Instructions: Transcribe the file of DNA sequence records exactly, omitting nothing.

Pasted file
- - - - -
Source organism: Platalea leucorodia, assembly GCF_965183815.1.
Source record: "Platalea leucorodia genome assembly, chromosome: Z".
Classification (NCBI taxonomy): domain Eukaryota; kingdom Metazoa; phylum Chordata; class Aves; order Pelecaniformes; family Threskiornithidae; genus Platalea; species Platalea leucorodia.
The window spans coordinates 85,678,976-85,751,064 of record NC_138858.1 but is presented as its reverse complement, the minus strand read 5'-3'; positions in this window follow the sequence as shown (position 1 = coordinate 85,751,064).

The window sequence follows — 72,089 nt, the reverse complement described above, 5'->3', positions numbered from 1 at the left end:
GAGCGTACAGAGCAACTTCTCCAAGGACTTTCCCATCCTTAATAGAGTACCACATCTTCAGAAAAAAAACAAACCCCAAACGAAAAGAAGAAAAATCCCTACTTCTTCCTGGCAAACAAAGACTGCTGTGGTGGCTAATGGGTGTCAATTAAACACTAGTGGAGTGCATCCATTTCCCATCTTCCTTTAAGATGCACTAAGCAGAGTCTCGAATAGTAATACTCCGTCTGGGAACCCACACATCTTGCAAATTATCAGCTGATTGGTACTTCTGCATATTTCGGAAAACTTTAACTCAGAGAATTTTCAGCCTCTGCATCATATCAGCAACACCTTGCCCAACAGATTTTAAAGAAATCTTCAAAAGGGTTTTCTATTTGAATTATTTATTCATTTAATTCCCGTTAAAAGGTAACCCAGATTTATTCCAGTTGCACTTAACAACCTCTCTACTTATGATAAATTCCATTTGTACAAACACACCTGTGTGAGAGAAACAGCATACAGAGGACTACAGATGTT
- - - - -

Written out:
Source organism: Platalea leucorodia, assembly GCF_965183815.1.
Source record: "Platalea leucorodia genome assembly, chromosome: Z".
Classification (NCBI taxonomy): domain Eukaryota; kingdom Metazoa; phylum Chordata; class Aves; order Pelecaniformes; family Threskiornithidae; genus Platalea; species Platalea leucorodia.
The window spans coordinates 85,678,976-85,751,064 of record NC_138858.1 but is presented as its reverse complement, the minus strand read 5'-3'; positions in this window follow the sequence as shown (position 1 = coordinate 85,751,064).

The window sequence follows — 72,089 nt, the reverse complement described above, 5'->3', positions numbered from 1 at the left end:
GAGCGTACAGAGCAACTTCTCCAAGGACTTTCCCATCCTTAATAGAGTACCACATCTTCAGAAAAAAAACAAACCCCAAACGAAAAGAAGAAAAATCCCTACTTCTTCCTGGCAAACAAAGACTGCTGTGGTGGCTAATGGGTGTCAATTAAACACTAGTGGAGTGCATCCATTTCCCATCTTCCTTTAAGATGCACTAAGCAGAGTCTCGAATAGTAATACTCCGTCTGGGAACCCACACATCTTGCAAATTATCAGCTGATTGGTACTTCTGCATATTTCGGAAAACTTTAACTCAGAGAATTTTCAGCCTCTGCATCATATCAGCAACACCTTGCCCAACAGATTTTAAAGAAATCTTCAAAAGGGTTTTCTATTTGAATTATTTATTCATTTAATTCCCGTTAAAAGGTAACCCAGATTTATTCCAGTTGCACTTAACAACCTCTCTACTTATGATAAATTCCATTTGTACAAACACACCTGTGTGAGAGAAACAGCATACAGAGGACTACAGATGTT